Because Brad Miller was encircled at his locker by a media horde, Nick Franklin sat on the arm of a leather couch to wait.
Franklin’s adjacent locker was inaccessible because it was blocked off by reporters wanting to talk to the newest of new Mariners.
Once the group dispersed, Franklin made his way over and mocked his friend and fellow Floridian for his press attention. Six weeks into his major league career, Franklin, 22, had become old news.
The delivery via stork of Franklin and Miller after the promotion of catcher Mike Zunino gives the Mariners a starting lineup with three guys 23 or younger. It also leaves them with heavy reliance on the young trio in the second half.
The eldest, Miller, has been up just 16 games and already is the leadoff hitter. He spurns batting gloves, pulls his socks high and runs as if he’s being terrorized. Miller has a .246 average during this embryonic stage of his career. He has earned it through fearlessness. He figures he’s going to be attacked, so he attacks back.
“They’re going to come right after me,” Miller said. “Why not? They’re going to come right after me and see what I can do.”
Same for Franklin. He joined the club when Dustin Ackley was jettisoned to Triple-A Tacoma to fix multiple broken things. Franklin had a strong June when he hit .296 and popped two homers.
July thumped him back, however. He hit .195 with a .267 on-base percentage. He walked three times Sunday, but before that, he had struck out 16 times and walked once in July. Still, his solid bat has coupled with magical flashes at second base to ramp up expectations.
Zunino’s call-up stunned many. He was signed out of Florida on July 2, 2012. A year later, at age 22, he was behind the plate in Texas. He’s hitting .230 and slugging just .299, though the Mariners want him to focus on defense at this point.
Franklin and Zunino caught the attention of their manager after playing through dings. Franklin bunted a ball off the inside of his kneecap but stayed in the game. A feisty foul ball caught Zunino on the inside of the knee while catching. The pain forced him to lie down in the dirt for two minutes. Yet, he didn’t come out, and he played the next day.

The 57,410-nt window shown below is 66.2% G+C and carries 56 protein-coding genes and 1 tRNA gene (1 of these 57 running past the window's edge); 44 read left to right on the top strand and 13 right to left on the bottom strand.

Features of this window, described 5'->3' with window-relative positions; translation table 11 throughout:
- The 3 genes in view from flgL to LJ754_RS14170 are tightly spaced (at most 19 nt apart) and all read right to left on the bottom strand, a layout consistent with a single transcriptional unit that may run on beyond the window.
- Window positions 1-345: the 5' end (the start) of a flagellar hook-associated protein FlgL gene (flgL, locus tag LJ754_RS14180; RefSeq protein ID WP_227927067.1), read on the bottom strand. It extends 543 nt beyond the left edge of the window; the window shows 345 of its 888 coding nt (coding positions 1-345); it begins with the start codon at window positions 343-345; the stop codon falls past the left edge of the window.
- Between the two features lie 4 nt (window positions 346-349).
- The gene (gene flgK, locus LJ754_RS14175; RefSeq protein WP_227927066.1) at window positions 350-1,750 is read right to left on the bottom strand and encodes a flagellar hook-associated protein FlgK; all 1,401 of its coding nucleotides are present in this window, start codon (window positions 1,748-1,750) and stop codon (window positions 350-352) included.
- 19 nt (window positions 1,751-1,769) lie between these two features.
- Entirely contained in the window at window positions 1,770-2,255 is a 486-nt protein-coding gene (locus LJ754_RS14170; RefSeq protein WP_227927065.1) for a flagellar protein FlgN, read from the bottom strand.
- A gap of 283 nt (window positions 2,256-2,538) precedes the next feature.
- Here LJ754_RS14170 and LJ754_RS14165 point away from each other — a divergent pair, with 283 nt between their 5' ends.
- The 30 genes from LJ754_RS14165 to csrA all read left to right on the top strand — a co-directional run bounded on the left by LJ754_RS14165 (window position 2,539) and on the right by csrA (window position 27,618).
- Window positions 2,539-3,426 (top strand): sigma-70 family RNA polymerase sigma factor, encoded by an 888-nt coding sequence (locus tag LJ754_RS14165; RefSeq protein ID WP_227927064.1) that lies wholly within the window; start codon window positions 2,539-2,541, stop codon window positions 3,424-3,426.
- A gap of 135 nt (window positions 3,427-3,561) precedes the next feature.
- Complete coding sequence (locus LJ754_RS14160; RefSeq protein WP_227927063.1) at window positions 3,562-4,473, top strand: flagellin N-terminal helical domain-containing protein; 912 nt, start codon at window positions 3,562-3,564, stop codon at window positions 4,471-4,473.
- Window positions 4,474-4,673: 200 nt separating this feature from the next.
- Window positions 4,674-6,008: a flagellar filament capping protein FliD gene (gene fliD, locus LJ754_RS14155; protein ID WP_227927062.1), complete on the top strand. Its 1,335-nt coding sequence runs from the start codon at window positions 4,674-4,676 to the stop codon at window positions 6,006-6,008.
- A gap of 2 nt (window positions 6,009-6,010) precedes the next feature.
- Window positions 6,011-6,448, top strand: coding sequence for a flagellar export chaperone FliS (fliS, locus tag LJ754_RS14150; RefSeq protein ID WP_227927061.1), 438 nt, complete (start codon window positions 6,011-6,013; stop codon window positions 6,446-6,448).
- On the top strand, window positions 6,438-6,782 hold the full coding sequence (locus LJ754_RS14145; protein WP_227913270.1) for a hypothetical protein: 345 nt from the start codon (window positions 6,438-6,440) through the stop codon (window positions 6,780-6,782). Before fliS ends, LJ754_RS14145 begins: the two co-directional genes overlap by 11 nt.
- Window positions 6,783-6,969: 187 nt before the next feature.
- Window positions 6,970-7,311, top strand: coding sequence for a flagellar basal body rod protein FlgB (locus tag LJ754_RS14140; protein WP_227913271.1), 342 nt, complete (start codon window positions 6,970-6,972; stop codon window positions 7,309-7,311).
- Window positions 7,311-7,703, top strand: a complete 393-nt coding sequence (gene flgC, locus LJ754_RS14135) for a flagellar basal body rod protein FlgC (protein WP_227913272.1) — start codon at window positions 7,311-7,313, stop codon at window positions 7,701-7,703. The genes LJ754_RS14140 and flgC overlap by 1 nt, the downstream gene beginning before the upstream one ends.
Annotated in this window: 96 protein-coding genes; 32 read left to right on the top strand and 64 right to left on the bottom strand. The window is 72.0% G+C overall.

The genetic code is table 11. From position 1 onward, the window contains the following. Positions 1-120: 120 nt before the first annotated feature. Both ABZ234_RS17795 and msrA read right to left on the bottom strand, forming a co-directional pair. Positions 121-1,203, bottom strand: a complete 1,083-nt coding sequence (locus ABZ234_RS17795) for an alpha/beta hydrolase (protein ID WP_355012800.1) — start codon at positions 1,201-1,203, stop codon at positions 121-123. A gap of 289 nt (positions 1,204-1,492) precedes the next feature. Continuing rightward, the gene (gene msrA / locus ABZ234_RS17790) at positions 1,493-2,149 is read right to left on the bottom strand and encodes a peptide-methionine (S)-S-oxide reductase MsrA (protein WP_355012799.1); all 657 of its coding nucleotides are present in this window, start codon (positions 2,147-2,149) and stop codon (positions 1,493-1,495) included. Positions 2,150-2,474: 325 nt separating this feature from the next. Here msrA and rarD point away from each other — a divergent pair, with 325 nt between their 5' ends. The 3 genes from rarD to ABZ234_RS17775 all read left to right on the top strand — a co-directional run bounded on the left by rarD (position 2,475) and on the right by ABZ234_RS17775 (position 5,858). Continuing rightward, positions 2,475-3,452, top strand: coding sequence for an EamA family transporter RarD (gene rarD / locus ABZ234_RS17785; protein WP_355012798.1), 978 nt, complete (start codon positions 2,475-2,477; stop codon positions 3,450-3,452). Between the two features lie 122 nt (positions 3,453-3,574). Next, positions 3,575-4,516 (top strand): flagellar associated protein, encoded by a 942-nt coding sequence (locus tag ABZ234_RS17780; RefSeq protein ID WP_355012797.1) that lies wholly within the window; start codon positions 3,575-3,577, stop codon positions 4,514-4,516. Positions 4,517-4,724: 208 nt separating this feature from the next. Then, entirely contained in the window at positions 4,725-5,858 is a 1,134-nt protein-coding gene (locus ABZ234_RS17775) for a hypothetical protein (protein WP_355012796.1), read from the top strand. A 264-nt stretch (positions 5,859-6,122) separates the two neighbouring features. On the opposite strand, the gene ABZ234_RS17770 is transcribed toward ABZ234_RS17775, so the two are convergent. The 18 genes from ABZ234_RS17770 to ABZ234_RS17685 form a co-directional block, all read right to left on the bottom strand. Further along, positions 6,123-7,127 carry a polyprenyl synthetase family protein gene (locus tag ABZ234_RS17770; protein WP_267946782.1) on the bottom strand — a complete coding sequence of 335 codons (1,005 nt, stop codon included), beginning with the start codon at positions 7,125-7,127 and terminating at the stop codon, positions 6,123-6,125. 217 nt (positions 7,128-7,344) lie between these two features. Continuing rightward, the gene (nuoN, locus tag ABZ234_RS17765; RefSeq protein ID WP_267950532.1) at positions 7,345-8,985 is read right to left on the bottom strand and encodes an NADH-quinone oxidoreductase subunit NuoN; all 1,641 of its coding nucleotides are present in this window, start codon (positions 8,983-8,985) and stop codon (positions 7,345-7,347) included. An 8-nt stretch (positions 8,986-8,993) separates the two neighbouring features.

“I’m going to get my bumps and bruises,” Zunino said. “You’ve just got to play through it sometime. I want to be back there as much as I can, so whatever I have to do to be ready to go, that’s what I am going to do.”
He has little choice. Zunino, Miller and Franklin, already are everyday players the way Ackley, Justin Smoak and Jesus Montero immediately were forced to be.
There is a distinct difference for the new group of youngsters, however, which might offer insight to the Mariners’ trade deadline approach.
The nonwaiver trade deadline is July 31. Veterans Raul Ibañez and Kendrys Morales are effective hitters on one-year deals — the type often moved by teams out of contention around the break.
If the Mariners chose that path, they would revert to the situation they had a couple years ago, where the middle of the lineup was devoid of any anchors, forcing the youngsters into those spots. That was an error, according to Mariners manager Eric Wedge.
“I am 100 percent convinced ... it hurt that first wave big-time,” Wedge said. “It cost them time, without a doubt, whereas the second wave, it’s going to help them be there, stay there, get there quicker.
“What we had to do with those kids the last couple years was not right. Didn’t have any protection for them. To pencil (Ibañez and Morales) in 3-4, 4-5, whatever it’s been, it’s a big deal. Surround them by the kids, it’s been a big deal for us.”
Miller, Franklin and Zunino will be around the rest of the year even if their veteran assistance is not. General manager Jack Zduriencik is interested to see how they react to the likely struggles that come.
“I think we’d all like to look at them and feel like they’re big leaguers,” Zduriencik said. “Look at them and think when you go into 2014 — and we’re not giving up on this year, don’t get me wrong — but I think you look at what happens the rest of this year, but you also look forward and think Opening Day next year, these guys are not going to be wet behind the ears.”
One thing is certain: They can’t get younger.